Updated: May 15, 2020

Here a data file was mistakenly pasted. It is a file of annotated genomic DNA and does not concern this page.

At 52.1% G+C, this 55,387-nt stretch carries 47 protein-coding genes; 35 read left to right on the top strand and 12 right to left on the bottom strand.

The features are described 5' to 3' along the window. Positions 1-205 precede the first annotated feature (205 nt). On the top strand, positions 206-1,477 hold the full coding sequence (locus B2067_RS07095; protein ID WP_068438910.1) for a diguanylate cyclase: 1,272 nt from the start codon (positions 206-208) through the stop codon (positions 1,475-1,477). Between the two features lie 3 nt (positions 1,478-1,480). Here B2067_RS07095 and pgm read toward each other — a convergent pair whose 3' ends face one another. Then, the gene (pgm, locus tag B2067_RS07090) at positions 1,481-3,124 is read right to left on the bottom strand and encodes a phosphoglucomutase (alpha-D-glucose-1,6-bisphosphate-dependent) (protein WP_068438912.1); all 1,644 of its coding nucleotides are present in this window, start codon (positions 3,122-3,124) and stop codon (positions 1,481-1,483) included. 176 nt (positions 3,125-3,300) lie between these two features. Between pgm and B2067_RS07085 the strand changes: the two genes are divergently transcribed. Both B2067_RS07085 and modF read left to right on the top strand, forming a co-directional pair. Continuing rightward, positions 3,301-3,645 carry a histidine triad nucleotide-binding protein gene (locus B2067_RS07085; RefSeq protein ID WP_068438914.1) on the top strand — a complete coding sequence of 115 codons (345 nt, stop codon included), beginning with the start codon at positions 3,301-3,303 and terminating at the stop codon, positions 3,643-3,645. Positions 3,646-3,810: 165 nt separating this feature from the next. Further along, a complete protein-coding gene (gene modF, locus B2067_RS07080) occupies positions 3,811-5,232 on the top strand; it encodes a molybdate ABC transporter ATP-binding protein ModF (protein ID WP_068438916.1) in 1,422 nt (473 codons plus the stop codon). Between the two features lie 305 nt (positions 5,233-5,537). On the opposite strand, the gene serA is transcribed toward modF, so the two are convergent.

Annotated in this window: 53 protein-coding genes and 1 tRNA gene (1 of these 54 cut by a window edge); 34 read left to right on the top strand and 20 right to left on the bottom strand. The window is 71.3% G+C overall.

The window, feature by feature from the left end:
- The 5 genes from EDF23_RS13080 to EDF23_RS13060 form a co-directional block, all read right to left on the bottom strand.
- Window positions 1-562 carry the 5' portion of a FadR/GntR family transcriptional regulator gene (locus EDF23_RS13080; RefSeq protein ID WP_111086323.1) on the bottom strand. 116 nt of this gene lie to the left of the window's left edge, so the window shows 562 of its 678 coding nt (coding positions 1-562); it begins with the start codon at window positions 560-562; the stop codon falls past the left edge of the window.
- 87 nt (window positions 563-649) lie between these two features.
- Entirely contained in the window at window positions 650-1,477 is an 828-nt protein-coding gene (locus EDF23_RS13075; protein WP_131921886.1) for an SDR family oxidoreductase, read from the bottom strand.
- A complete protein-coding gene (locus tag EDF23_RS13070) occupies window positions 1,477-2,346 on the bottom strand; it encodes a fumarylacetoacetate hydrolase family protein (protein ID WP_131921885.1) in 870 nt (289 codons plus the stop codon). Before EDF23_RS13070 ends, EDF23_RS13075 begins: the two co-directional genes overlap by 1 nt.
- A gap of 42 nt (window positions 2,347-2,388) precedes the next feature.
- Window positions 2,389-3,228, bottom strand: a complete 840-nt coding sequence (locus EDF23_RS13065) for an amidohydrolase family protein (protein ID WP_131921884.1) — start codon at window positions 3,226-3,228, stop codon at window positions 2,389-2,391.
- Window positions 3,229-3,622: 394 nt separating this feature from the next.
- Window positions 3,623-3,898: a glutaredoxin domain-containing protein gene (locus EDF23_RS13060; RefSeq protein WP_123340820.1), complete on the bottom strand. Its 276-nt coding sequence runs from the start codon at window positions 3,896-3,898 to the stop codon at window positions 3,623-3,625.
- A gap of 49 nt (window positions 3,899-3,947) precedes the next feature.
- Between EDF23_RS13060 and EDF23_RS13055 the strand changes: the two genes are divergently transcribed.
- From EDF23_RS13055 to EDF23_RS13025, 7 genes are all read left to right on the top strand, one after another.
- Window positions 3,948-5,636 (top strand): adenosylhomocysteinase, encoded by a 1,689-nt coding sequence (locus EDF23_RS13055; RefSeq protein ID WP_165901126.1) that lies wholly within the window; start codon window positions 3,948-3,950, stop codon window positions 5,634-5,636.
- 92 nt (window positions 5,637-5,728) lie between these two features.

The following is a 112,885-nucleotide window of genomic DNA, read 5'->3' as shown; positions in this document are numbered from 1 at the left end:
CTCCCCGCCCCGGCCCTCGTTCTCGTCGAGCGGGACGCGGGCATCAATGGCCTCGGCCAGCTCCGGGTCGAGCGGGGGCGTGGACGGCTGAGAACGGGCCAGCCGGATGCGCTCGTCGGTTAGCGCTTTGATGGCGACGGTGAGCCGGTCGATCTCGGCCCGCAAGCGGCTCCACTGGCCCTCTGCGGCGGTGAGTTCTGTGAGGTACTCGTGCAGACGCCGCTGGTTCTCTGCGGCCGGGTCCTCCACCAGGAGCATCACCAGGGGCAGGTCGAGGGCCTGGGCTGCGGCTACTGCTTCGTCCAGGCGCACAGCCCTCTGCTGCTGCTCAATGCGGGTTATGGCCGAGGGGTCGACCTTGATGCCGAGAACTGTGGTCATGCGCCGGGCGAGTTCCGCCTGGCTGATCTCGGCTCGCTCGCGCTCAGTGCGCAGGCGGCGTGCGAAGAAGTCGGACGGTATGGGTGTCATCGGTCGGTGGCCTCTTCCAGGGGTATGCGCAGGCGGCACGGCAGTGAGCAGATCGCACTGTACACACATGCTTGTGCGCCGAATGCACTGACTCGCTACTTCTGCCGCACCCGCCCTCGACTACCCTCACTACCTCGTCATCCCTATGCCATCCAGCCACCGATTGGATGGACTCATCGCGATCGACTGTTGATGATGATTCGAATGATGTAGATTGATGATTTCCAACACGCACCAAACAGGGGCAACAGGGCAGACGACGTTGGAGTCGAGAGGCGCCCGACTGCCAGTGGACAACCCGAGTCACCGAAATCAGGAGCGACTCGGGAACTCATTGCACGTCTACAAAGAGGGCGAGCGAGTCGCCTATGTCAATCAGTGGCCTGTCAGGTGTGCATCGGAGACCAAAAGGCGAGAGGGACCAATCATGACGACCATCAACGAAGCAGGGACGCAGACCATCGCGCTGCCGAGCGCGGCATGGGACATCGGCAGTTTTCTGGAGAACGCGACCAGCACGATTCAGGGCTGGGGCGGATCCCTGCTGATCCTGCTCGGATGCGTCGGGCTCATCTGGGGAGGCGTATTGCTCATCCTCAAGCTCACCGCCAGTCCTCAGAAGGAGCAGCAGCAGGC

Why hormonal balance is key to overall health There are over 200 hormones in the body. These hormones help our organs and glands carry out their necessary functions to keep us healthy and alive! In both men and women, if any hormones are imbalanced, it can create a cascade of health issues. If you think you don’t have control over these hormones, think again! Our diet and lifestyle behaviors impact our hormonal health, but the extent to which they affect our hormone levels is bio-individual. Because of this unique function of hormones, there are myths that proliferate the health and wellness world that we’ll address so that you, as a bio-individual, can determine how to address your personal hormonal health. SIX MAJOR HORMONE MYTHS EXPLORED